Align all major plans under the one Agency Master Plan and ensure consistent direction and service delivery to the community; and by doing so

  • Meet the accreditation standards of the Commission for Accreditation of Park and Recreation Agencies (CAPRA)

Over the next several months, a team of technical experts, staff and Park Authority leadership will be drafting the initial plan within the guiding principal framework. We’ll be sharing that draft with the public this summer and seeking input on the draft master Plan at that time. In the meantime, stay tuned for more information about the Park Authority and our Agency Master Plan on our website and through emails and social media.


Author Samantha Hudson is a Planner in the Park Authority Planning and Development Division.



1,365 Photographs of White-tailed Deer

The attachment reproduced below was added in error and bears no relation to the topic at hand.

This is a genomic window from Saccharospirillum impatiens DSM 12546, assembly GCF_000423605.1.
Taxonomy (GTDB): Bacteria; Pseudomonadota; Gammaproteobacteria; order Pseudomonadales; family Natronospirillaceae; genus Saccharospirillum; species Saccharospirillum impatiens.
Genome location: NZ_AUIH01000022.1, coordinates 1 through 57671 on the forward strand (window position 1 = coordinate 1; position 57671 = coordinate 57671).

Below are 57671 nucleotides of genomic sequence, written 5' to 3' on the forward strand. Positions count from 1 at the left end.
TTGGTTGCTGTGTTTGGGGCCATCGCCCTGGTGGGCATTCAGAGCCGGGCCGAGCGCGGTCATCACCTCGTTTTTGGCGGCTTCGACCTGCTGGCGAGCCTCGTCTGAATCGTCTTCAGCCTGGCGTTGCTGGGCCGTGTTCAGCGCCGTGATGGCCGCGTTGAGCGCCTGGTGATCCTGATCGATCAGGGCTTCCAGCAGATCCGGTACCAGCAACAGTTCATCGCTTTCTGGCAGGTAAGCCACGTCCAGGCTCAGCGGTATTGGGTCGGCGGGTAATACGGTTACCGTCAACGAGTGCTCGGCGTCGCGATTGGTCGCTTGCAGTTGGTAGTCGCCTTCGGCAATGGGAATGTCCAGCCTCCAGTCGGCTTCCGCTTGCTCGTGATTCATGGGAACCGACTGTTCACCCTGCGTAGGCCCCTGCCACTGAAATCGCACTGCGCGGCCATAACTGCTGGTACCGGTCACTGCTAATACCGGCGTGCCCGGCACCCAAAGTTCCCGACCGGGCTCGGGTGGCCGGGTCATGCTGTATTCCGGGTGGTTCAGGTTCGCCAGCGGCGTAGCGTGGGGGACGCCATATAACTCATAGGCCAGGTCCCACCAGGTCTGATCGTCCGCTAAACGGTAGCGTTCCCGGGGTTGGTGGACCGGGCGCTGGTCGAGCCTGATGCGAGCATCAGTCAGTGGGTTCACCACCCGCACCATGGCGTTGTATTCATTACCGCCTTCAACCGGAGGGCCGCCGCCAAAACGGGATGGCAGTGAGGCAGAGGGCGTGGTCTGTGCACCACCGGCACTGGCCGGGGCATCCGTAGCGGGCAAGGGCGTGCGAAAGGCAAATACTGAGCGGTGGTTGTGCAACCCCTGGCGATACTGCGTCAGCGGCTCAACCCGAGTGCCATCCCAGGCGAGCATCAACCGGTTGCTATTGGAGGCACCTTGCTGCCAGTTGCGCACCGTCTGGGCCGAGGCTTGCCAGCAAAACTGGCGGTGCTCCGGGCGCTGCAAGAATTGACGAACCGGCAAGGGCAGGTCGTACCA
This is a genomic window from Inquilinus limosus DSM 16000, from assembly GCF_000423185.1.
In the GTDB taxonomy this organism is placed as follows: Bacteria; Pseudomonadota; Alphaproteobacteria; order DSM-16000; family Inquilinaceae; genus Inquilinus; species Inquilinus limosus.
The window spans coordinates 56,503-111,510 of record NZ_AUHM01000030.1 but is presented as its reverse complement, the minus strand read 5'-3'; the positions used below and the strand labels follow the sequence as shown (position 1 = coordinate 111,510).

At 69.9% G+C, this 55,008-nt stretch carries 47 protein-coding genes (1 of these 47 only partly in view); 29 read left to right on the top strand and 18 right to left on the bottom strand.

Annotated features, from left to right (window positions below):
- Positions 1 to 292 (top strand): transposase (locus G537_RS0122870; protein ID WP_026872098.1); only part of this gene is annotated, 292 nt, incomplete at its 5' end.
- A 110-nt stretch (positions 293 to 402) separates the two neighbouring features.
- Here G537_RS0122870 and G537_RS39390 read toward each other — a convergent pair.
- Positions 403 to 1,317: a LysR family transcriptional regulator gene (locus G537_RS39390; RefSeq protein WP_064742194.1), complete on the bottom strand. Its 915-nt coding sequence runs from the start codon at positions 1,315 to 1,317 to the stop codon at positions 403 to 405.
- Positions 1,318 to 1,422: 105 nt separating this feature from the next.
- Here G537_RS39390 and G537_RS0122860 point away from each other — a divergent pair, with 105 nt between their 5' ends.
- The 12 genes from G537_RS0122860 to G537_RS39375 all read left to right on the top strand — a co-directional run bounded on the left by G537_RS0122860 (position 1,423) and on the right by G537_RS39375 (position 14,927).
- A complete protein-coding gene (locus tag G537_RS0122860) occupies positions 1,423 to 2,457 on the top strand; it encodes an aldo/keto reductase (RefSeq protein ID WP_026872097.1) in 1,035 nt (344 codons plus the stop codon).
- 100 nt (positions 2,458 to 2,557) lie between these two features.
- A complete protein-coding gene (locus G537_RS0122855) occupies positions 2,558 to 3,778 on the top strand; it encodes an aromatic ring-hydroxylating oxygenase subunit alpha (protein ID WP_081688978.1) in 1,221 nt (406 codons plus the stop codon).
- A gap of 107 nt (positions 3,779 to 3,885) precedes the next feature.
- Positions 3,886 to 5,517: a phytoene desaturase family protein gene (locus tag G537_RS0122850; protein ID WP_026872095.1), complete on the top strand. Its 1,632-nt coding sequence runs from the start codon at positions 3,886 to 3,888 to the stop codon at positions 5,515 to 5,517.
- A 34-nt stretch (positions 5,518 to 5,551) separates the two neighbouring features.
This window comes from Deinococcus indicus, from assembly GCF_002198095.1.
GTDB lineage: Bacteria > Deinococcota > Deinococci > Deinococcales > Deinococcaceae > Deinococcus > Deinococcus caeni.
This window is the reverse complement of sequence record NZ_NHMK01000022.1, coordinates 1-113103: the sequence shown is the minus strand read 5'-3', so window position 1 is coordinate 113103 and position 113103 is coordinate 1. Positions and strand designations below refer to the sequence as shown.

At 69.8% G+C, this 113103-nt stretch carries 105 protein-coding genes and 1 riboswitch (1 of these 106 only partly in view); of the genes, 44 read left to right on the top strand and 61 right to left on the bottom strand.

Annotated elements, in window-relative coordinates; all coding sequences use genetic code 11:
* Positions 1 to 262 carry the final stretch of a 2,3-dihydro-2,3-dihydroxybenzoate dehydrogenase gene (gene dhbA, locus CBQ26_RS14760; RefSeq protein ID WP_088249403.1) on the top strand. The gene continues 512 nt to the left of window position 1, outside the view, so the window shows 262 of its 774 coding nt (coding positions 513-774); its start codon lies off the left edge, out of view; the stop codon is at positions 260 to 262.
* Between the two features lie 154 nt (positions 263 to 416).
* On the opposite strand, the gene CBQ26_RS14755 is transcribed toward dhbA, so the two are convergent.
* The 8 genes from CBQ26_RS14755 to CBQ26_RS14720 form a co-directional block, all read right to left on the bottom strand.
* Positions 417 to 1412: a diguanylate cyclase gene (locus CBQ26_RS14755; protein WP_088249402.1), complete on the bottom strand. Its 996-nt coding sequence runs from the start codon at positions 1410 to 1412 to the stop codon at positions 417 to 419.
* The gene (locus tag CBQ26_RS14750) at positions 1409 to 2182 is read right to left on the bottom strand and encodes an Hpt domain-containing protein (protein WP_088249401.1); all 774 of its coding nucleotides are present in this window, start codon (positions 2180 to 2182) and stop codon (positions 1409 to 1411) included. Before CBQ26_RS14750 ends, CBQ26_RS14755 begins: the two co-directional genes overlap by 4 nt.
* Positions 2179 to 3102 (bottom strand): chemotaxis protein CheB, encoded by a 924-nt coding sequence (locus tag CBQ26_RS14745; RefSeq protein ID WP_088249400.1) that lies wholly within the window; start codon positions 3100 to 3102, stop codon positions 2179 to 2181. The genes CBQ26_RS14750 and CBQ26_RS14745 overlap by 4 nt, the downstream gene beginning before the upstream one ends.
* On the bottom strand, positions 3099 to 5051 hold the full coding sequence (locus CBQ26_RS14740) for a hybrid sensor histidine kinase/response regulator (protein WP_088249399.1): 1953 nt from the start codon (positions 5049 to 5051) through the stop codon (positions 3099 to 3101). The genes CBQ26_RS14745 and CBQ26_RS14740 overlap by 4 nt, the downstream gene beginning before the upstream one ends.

On the back end of 2014, volunteers with an initiative called eMammal did some research in Fairfax County. eMammal is a collaboration among citizen scientists, researchers at the Smithsonian Institution, and North Carolina State University.

emammel-logo007Volunteers, with permission and in coordination with the Fairfax County Park Authority, set up camera traps in parks and at other Fairfax County natural areas to learn more about the numbers and distribution of wildlife mammals in urban areas throughout the Washington, D.C./ Northern Virginia / West Virginia / Maryland region. Motion and heat sensors triggered the cameras, and volunteers monitored the equipment and the results. It was a bit like throwing dice. You know a number is going to come up, but you don’t really know what you’re going to get.

The Smithsonian Institution is storing the camera trap photos as digital museum “specimens” that will be curated as a publicly accessible Smithsonian collection. The repository also will be accessible to other institutions to store, search, and analyze their own camera trap data.